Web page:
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Articles   |    
Growth disturbance of the proximal part of the femur after treatment for congenital dislocation of the hip
D Keret; GD MacEwen
J Bone Joint Surg Am, 1991 Mar 01;73(3):410-423
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Abstract

The radiographs of ninety patients in whom treatment of unilateral congenital dislocation of the hip was complicated by disturbance of growth of the proximal part of the femur were studied retrospectively. All patients were followed until closure of the affected proximal femoral physis. We divided the patients into three groups, according to the degree of vascular insufficiency: patients who had mild vascular insufficiency of the hip, which had little effect on growth; those who had moderate vascular insufficiency, which produces partial arrest of growth; and those who had severe vascular insufficiency, which causes complete arrest of growth. Good correlation was found between the initial degree of vascular insufficiency and the radiographic results at the most recent follow-up. The radiographic signs that were used to predict the extent of physeal involvement were a crescent-shaped epiphysis, medial bowing of the femoral neck (a shorter and more concave curve between the lesser trochanter and the proximal femoral metaphysis [the lateral portion of the Shenton line]), lateral tilting of the capital epiphysis, and premature physeal closure. Signs that were diagnostic of existing physeal involvement were elevation of the greater trochanter and shortening of the affected extremity. The presence and severity of these signs correlated well with the degree of vascular insufficiency. Medial bowing was the most reliable prognostic factor for the determination of the fate of the hip joint at maturity.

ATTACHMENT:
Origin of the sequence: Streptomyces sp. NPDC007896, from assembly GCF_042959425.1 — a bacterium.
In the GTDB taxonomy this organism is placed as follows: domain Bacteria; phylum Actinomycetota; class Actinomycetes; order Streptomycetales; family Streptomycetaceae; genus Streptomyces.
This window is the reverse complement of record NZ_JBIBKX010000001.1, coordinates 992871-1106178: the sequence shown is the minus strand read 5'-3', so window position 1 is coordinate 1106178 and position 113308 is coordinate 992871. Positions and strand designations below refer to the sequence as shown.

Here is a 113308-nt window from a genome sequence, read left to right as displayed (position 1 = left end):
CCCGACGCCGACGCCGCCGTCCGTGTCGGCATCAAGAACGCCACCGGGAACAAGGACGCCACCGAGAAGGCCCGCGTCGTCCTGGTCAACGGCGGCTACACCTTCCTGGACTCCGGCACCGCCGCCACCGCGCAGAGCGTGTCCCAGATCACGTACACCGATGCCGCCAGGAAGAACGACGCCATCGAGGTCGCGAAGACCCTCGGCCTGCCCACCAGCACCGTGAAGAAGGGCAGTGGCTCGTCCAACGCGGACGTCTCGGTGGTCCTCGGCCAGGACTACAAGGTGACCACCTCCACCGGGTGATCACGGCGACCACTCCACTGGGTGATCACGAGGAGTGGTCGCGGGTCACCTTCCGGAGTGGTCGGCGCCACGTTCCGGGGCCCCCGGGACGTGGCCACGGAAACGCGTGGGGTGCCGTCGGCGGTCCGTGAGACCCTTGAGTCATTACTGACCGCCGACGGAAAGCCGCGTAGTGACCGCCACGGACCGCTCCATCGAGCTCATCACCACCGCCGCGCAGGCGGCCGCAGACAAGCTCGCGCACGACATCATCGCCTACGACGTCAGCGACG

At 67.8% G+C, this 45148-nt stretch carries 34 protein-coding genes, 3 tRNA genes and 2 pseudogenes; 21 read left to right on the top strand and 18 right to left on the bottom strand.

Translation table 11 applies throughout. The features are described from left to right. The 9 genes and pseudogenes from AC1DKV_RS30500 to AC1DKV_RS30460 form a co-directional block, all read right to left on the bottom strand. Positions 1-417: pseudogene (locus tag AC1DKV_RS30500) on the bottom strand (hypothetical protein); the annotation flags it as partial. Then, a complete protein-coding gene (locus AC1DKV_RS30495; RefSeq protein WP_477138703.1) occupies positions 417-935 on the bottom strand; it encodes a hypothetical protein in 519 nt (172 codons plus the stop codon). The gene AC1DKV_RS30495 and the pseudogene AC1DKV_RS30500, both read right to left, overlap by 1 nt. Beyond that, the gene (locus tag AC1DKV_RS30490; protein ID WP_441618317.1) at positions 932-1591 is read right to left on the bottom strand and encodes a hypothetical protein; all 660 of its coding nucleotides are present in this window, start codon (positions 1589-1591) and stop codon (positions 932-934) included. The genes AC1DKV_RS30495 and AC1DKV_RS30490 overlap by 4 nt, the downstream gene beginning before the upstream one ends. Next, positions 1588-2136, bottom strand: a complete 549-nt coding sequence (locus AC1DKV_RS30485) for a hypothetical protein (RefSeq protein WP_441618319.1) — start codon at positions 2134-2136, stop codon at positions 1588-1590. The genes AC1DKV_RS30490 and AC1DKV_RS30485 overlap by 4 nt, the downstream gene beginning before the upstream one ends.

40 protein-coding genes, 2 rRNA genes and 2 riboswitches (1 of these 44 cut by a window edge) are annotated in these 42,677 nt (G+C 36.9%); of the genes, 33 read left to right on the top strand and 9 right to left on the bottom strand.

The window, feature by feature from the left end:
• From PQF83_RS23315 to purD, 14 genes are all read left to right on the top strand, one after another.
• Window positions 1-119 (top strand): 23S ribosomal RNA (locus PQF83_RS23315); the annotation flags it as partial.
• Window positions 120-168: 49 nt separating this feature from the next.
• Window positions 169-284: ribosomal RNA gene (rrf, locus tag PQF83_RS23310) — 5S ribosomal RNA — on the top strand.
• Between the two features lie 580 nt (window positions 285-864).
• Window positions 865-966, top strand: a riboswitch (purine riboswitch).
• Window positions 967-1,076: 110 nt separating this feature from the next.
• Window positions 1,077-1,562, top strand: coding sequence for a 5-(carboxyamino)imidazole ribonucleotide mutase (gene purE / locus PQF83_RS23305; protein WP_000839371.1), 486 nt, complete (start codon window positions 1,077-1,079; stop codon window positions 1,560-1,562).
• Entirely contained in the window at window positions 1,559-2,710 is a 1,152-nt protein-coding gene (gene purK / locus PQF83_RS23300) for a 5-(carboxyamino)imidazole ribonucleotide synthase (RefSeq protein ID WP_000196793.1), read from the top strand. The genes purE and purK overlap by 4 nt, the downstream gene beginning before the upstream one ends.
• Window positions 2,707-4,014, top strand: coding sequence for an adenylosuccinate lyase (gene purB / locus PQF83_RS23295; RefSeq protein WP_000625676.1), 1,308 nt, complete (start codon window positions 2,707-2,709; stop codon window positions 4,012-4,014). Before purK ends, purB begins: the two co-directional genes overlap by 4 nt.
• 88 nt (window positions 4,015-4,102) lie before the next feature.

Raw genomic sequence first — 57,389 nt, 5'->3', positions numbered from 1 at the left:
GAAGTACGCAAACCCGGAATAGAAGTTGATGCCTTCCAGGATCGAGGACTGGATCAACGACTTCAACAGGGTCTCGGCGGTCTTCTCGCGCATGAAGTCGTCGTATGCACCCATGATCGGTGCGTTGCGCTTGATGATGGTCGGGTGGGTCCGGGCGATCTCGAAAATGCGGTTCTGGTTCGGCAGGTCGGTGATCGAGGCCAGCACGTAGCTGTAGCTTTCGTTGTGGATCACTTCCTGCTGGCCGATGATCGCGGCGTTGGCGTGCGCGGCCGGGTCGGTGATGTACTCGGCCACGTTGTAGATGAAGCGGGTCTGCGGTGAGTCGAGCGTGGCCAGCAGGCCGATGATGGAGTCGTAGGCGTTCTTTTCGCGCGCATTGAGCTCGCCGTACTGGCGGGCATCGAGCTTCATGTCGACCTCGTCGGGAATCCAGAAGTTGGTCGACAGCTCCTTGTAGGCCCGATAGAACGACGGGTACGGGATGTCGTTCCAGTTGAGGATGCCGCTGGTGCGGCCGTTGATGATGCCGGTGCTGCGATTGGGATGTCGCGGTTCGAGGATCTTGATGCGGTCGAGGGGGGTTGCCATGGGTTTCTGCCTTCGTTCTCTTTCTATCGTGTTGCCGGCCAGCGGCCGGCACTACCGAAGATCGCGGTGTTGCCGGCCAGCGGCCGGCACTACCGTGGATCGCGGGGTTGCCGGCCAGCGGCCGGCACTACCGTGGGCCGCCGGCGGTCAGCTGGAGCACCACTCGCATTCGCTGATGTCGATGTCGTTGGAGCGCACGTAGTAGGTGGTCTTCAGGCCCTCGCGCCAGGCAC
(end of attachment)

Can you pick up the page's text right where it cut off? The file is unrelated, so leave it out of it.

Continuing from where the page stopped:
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    These activities have been planned and implemented in accordance with the Essential Areas and policies of the Accreditation Council for Continuing Medical Education (ACCME) through the joint sponsorship of the American Academy of Orthopaedic Surgeons and The Journal of Bone and Joint Surgery, Inc. The American Academy of Orthopaedic Surgeons is accredited by the ACCME to provide continuing medical education for physicians.
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